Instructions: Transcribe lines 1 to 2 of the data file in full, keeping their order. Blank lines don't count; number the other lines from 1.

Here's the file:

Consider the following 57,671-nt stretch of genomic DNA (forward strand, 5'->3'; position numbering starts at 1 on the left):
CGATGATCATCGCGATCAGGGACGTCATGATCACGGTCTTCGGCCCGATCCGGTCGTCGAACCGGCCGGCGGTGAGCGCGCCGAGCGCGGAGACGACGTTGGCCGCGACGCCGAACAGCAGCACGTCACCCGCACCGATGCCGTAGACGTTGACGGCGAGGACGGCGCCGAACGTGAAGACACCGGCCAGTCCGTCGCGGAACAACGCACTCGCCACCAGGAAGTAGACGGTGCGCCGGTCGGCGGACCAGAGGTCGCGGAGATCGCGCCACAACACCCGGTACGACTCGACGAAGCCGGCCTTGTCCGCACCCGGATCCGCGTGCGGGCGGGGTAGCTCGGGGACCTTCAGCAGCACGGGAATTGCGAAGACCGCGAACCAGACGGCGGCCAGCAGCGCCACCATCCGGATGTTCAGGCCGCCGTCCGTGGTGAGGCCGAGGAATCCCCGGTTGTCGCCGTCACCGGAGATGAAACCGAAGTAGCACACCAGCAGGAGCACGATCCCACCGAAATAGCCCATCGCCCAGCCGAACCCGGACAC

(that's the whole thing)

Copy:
Consider the following 57,671-nt stretch of genomic DNA (forward strand, 5'->3'; position numbering starts at 1 on the left):
CGATGATCATCGCGATCAGGGACGTCATGATCACGGTCTTCGGCCCGATCCGGTCGTCGAACCGGCCGGCGGTGAGCGCGCCGAGCGCGGAGACGACGTTGGCCGCGACGCCGAACAGCAGCACGTCACCCGCACCGATGCCGTAGACGTTGACGGCGAGGACGGCGCCGAACGTGAAGACACCGGCCAGTCCGTCGCGGAACAACGCACTCGCCACCAGGAAGTAGACGGTGCGCCGGTCGGCGGACCAGAGGTCGCGGAGATCGCGCCACAACACCCGGTACGACTCGACGAAGCCGGCCTTGTCCGCACCCGGATCCGCGTGCGGGCGGGGTAGCTCGGGGACCTTCAGCAGCACGGGAATTGCGAAGACCGCGAACCAGACGGCGGCCAGCAGCGCCACCATCCGGATGTTCAGGCCGCCGTCCGTGGTGAGGCCGAGGAATCCCCGGTTGTCGCCGTCACCGGAGATGAAACCGAAGTAGCACACCAGCAGGAGCACGATCCCACCGAAATAGCCCATCGCCCAGCCGAACCCGGACAC